It's all about the he said/she said bullshit
I think you better quit
Talkin' that shit
Or you'll be leavin' with a fat lip

All of us have had one of those days.  You know, one of those days when you wake up and think to yourself, How hard could it be to take Rage Against The Machine's output, strip it of whatever limited political and musical merit it ever possessed and turn it into a license to print money?   

Well, when Fred Durst had one of those days, he produced possibly the most cack-handed, ham-fisted slabs of idiocy ever committed to vinyl.  Break Stuff is awe-inspiringly stupid, a Beavis and Butthead skit in musical form.

If the whole purpose of rock music is to depress and piss off teenagers - and it is, more or less - then this is really the zenith of the form.  Totally free of context, a hymn to the adolescent art of being a bit grumpy and being pissed off about nothing... I thank my lucky stars this didn't come out when I was fourteen.

I hope you know I pack a chainsaw
I'll skin your ass raw
And if my day keeps going this way I just might
Break your fuckin' face tonight!
Give me something to break!

Testify, brother!

Tuesday, November 23, 2010

Yer War on Terror Round-Up - Slapstick Edition

Astonishing news from Afghanistan, where talks between the government and Taliban negotiator Mullah Akhtar Muhammad Mansour have run into a small difficulty...

"it turns out, Mr. Mansour was apparently not Mr. Mansour at all... United States and Afghan officials now say the Afghan man was an impostor, and high-level discussions conducted with the assistance of NATO appear to have achieved little...

...“It’s not him,” said a Western diplomat in Kabul intimately involved in the discussions. “And we gave him a lot of money.”

To reiterate: some geezer - God knows who - was allowed to repeatedly meet with senior officials including Hamid Karzai, was fed bagfuls of cash and then legged it, because almost ten years into a major war, we still clearly have no idea who we are fighting. 

You do have to wonder - see when the Taliban kept telling the press that they weren't negotiating with the government, did military intelligence just think they were playing an elaborate double bluff?

Elsewhere, a Times leader writer today* pens a column expressing astonishment that Iraq has refused to send a representative to the Nobel Peace Prize ceremony in honour of jailed Chinese dissident Liu Xiaobo.  After wiping his laptop clean of his own exploded brains, the Times man declares his disappointment that, after thousands of coalition deaths in a trillion-dollar war for Iraqi freedom, the Iraqis have decided to side with the forces of authoritarianism. 

I paraphrase, but the author asks Who would've thought this would happen?   To which I can only respond, Anyone who has watched in alarm as the Iraqi government has more or less openly played up its authoritarian credentials and been denounced for arbitrary detention, torture and various other violations by those awful Commie human rights orgs.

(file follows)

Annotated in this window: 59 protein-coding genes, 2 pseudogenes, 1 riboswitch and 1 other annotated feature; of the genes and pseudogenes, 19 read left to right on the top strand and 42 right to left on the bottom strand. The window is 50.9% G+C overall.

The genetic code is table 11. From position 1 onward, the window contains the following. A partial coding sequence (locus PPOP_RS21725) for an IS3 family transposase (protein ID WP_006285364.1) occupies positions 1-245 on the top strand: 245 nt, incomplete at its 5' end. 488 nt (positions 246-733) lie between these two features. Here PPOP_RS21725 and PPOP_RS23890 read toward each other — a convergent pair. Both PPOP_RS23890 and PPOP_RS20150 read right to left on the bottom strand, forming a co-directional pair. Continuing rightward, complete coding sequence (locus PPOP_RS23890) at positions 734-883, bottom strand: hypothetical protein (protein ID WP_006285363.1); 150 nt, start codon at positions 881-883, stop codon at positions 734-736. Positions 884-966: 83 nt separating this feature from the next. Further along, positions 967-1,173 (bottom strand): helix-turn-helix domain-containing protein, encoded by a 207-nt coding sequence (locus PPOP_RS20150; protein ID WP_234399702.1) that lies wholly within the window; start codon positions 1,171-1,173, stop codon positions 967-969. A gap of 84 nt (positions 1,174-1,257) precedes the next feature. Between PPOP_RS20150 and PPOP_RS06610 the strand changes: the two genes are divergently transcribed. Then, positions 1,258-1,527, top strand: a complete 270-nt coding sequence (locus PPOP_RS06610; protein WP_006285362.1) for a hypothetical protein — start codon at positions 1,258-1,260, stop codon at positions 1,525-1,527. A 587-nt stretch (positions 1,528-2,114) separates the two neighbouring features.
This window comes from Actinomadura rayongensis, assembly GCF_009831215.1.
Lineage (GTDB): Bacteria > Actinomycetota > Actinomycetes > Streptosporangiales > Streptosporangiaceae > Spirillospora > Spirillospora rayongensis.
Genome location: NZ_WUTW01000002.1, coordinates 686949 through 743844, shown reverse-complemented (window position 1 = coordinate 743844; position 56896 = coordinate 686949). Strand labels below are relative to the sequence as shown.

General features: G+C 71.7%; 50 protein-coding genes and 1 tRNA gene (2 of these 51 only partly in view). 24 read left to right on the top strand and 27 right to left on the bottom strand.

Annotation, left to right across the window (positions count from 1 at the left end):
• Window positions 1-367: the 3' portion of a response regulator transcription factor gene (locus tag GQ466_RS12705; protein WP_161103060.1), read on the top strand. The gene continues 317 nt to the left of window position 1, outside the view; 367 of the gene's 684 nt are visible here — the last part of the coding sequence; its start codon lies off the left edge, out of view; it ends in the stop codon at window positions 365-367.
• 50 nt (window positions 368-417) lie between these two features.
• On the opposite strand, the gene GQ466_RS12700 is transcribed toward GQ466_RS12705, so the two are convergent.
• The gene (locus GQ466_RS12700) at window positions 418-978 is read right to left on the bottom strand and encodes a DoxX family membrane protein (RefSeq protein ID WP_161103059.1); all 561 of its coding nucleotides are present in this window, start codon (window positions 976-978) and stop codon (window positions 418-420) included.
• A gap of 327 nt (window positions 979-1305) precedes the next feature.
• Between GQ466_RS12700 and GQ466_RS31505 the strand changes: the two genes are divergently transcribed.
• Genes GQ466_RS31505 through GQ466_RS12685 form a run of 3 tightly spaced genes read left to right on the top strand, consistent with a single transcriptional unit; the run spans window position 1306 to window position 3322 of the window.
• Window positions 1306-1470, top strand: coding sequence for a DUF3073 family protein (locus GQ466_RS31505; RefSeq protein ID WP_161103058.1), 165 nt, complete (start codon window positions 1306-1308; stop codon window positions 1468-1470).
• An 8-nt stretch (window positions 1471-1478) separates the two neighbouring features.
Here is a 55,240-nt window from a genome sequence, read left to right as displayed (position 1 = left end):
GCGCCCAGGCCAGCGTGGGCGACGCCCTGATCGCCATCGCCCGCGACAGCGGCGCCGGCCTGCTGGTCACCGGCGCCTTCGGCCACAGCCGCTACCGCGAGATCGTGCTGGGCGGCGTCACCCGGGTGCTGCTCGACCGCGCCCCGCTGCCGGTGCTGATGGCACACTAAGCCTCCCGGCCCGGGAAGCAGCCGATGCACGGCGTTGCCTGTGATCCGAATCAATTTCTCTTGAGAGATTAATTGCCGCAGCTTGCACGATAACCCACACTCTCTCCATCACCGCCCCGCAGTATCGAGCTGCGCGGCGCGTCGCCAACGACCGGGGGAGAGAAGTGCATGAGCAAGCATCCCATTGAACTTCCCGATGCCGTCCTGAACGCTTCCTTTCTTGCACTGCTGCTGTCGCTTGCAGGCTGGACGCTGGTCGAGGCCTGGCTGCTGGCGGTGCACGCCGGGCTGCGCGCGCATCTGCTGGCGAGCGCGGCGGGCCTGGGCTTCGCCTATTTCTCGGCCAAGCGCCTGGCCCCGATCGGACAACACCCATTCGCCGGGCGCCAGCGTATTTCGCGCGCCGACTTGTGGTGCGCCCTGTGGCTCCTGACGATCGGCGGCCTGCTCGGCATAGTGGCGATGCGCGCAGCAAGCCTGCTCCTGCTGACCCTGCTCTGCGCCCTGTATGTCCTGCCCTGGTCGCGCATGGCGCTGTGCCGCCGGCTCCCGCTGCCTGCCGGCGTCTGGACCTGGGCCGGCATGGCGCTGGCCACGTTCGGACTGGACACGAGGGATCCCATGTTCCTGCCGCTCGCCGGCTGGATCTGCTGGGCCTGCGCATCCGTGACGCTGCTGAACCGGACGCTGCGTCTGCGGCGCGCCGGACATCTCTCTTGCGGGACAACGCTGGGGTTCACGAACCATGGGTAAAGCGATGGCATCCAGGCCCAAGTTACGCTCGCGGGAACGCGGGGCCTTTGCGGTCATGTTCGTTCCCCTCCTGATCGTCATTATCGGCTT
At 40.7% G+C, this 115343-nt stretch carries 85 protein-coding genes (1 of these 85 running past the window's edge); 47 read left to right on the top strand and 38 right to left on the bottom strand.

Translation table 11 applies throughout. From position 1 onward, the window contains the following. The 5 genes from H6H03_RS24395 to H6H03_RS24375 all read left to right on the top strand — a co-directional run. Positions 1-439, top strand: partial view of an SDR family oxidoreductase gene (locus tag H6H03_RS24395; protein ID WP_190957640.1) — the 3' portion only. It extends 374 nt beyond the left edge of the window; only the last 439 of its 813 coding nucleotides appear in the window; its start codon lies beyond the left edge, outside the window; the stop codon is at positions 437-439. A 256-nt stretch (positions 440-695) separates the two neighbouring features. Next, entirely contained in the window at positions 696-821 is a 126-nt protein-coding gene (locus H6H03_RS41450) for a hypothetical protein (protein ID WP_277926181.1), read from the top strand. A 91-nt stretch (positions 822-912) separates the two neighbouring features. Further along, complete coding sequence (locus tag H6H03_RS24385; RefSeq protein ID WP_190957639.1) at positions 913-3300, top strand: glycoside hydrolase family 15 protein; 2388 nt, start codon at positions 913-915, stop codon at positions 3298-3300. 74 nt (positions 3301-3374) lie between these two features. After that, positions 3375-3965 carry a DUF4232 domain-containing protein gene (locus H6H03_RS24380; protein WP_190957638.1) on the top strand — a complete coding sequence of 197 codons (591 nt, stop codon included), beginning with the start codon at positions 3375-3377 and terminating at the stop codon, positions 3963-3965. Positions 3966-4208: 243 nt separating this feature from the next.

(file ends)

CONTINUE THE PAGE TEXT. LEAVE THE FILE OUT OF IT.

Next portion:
The Times itself has reported on the Iraqi government's behaviour, IIRC, and I can't think of any reason why any clued-up observer would consider their self-interested decision to give the Nobel committee the bodyswerve surprising.  It's notable is that the journo in question isn't merely surprised - this really is a massive, earth-shaking WTF?!!?! moment for him. 

If I hadn't cracked open a newspaper in the last ten years, these stories might give me the impression that neither our military forces nor the national paper of record had a damn clue what was going on with our wars.  Having kept up with it day by day, I've no idea what to make of this.

Anyone know how much lead there is in British tapwater these days?

*(The leader article is behind the paywall and I don't have it to hand, but I'll chuck a couple of choice quotes into the comments section tomorrow, so you can see I'm not exaggerating at all).

In Defence Of Snobbery

That stoopid music post attracted a Tweeted complaint of racism, which is entertaining but misguided.  My primary arsehole behaviour on pop-cultural matters is the much less sinister snobbery.

Mrs. R and various friends have objected continually over the years when I regularly turn my nose up at film (x), album (y) or book (z), but when it comes right down to it, you should have faith in your own gut instinct.  If someone asks you to go see Tomb Raider, it's sending you those Run for your life! signals for a reason.

Seriously, here's how it goes, nine times out of ten:  Hey, Mr. Rodent, fancy going to see 2012?  The special effects look magic.

No thanks, I'll say, that looks like a shite film.

Don't be such a bloody snob, they'll go.  It's just a night at the cinema, what else are you going to do?

The next day, after doing something enjoyable instead, I'll ask How was 2012, then?

Shite, comes the sullen response.  I try not to be rub it in, mind.

I'm the first to admit that this might make me a dickhead, but hey - I'm a dickhead who wasn't bounced into hours of reading The Da Vinci Code, or sitting through Godzilla, so there's an upside.

Monday, November 22, 2010

The World's Stupidest Song Contest

It takes a special talent to record a truly stupid song.  To qualify, a track needs to demonstrate an awesome level of stupidity on a number of levels.

1) Musically, the song must be the most artless, lumbering, chuntering pile of farting drivel imaginable.  The most cretinous song has to sound like it was slung together by a pissed orangutan disinterestedly smashing a synthesiser. 

Songs that make heavy use of samples are generally perfect for this, since an original work always requires a basic act of invention.  Hideous rock bollocks like, say, anything by fuck-awful, comedy-masked shite-merchants Mudvayne, may be astonishingly tone deaf, blundering arse, but they still had to think up some guitar riffs and so on.